This blog post gives me an opportunity to reflect not just on the contents of IIED’s book Virtuous Circles: Values, Systems and Sustainability but also on the principles of sustainability and my own research on sustainable consumption.
Virtuous Circles is an output of the IIED coordinated Designing Resilience project that provides information and advice to decision makers on how to create an alternative and sustainable future. The project is being trialed as small-scale initiatives in communities within the Latin American and Caribbean region. A key message of Virtuous Circles is that current industrial and economic cycles are linear and it is this linearity that is the crux of our ecological unsustainability. The alternative, therefore, is circular systems. Although “circular metabolism” and “closing the loop” are not new phrases, it is worth pausing here for a few moments to reflect on this crucial concept. All dominant systems - from energy to food to manufacturing – require large amounts of external inputs that are dependent on fossil fuels, continuous extraction of virgin materials and/ or the unsustainable harvesting of renewable resources. On the other end, vast amounts of waste are produced in the form of air pollution, greenhouse gases, toxic water pollution, and land fill waste. Virtuous Circles argues the alternative to such a linear system is to minimise external inputs by integrating various systems (from energy to food to water to housing etc) so that one system’s waste is another system’s input. Such an approach basically mimics nature – nature is made of many cycles and, left untouched, nothing is wasted. Biodiversity is key to the absence of waste. In any ecosystem all biological waste can only be used back into the system if the system is diverse enough as different organisms have differing food requirements. Biodiversity is nature’s way of converting waste into resources. Biodiversity creates a powerful argument why monocultures, prevalent in our civilization, are inherently unsustainable.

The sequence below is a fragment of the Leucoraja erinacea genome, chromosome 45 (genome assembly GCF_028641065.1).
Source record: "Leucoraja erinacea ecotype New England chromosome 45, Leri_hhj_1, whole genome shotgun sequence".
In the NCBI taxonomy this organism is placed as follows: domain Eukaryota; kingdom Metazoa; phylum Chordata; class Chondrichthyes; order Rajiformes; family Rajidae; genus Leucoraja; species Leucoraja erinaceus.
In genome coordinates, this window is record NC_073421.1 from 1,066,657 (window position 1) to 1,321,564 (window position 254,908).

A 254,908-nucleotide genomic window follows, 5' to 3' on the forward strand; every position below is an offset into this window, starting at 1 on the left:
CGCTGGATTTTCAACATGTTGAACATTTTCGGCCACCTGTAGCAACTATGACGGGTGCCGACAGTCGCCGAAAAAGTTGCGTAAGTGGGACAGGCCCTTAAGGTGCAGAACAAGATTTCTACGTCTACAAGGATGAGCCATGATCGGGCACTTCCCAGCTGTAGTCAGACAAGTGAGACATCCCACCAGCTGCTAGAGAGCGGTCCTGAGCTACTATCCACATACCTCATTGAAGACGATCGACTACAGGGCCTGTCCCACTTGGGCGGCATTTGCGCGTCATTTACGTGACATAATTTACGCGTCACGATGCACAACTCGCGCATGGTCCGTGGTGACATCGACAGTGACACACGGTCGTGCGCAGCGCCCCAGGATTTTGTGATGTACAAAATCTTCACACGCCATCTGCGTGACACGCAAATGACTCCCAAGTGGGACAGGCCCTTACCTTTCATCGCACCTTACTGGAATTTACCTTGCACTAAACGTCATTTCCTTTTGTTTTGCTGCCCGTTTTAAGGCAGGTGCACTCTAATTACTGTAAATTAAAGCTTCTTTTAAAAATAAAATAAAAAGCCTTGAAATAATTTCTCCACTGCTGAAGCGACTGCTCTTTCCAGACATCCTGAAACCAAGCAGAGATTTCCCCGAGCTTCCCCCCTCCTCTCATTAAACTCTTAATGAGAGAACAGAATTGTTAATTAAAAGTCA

Virtuous Circles focuses mainly on food and agriculture systems but demonstrates how a sustainable system of food provision is actually integrated into effective water, energy, waste management and building systems. Virtuous Circles also argues small scale and fair trade initiatives are key because such types of institutional arrangements can develop and foster the kind of knowledge that is required to practice and promote ecological sustainability. Such institutional arrangements also allow for the majority to have access to secure and fulfilling livelihoods. Countless inspiring case studies are documented within the book. The book also makes several recommendations. The two that stand out to me are: the emphasis on designing and implementing a major eco-literacy programme to raise awareness of the hidden environmental and social problems caused by our current linear systems; and the need to create training centers and institutions to develop the new skills and knowledge base required to implement circular systems. Virtuous Circles also makes the point that circular systems allow for growth in a balanced way and so challenges the widely held assumption that no growth is the only sustainable alternative to the current unsustainable linear growth model – a point that underlies the argument in my research: quality and type of growth is key, not growth per se. It is possible to have positive and enriching growth in circular systems.